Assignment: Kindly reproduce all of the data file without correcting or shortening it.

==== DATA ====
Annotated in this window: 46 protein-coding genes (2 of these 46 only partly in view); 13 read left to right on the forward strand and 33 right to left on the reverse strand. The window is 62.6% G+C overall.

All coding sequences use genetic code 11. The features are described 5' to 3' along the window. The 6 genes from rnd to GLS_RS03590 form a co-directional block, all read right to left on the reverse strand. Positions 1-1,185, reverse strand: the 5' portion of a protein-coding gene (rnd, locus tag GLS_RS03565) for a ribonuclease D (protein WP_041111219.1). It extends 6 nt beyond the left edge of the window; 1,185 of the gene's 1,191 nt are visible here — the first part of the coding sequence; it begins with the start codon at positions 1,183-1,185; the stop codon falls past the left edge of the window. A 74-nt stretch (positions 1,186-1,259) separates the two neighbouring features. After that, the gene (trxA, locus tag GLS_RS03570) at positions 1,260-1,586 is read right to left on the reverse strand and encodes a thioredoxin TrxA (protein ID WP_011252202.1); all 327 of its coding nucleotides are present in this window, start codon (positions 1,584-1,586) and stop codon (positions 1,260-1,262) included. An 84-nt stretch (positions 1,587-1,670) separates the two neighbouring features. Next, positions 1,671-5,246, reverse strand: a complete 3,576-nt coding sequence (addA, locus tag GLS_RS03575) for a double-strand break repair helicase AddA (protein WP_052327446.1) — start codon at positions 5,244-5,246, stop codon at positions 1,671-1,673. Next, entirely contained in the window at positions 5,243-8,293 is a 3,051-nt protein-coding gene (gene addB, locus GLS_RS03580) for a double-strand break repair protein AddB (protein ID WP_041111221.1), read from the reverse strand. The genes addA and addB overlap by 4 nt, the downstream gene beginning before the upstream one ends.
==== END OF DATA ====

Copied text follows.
Annotated in this window: 46 protein-coding genes (2 of these 46 only partly in view); 13 read left to right on the forward strand and 33 right to left on the reverse strand. The window is 62.6% G+C overall.

All coding sequences use genetic code 11. The features are described 5' to 3' along the window. The 6 genes from rnd to GLS_RS03590 form a co-directional block, all read right to left on the reverse strand. Positions 1-1,185, reverse strand: the 5' portion of a protein-coding gene (rnd, locus tag GLS_RS03565) for a ribonuclease D (protein WP_041111219.1). It extends 6 nt beyond the left edge of the window; 1,185 of the gene's 1,191 nt are visible here — the first part of the coding sequence; it begins with the start codon at positions 1,183-1,185; the stop codon falls past the left edge of the window. A 74-nt stretch (positions 1,186-1,259) separates the two neighbouring features. After that, the gene (trxA, locus tag GLS_RS03570) at positions 1,260-1,586 is read right to left on the reverse strand and encodes a thioredoxin TrxA (protein ID WP_011252202.1); all 327 of its coding nucleotides are present in this window, start codon (positions 1,584-1,586) and stop codon (positions 1,260-1,262) included. An 84-nt stretch (positions 1,587-1,670) separates the two neighbouring features. Next, positions 1,671-5,246, reverse strand: a complete 3,576-nt coding sequence (addA, locus tag GLS_RS03575) for a double-strand break repair helicase AddA (protein WP_052327446.1) — start codon at positions 5,244-5,246, stop codon at positions 1,671-1,673. Next, entirely contained in the window at positions 5,243-8,293 is a 3,051-nt protein-coding gene (gene addB, locus GLS_RS03580) for a double-strand break repair protein AddB (protein ID WP_041111221.1), read from the reverse strand. The genes addA and addB overlap by 4 nt, the downstream gene beginning before the upstream one ends.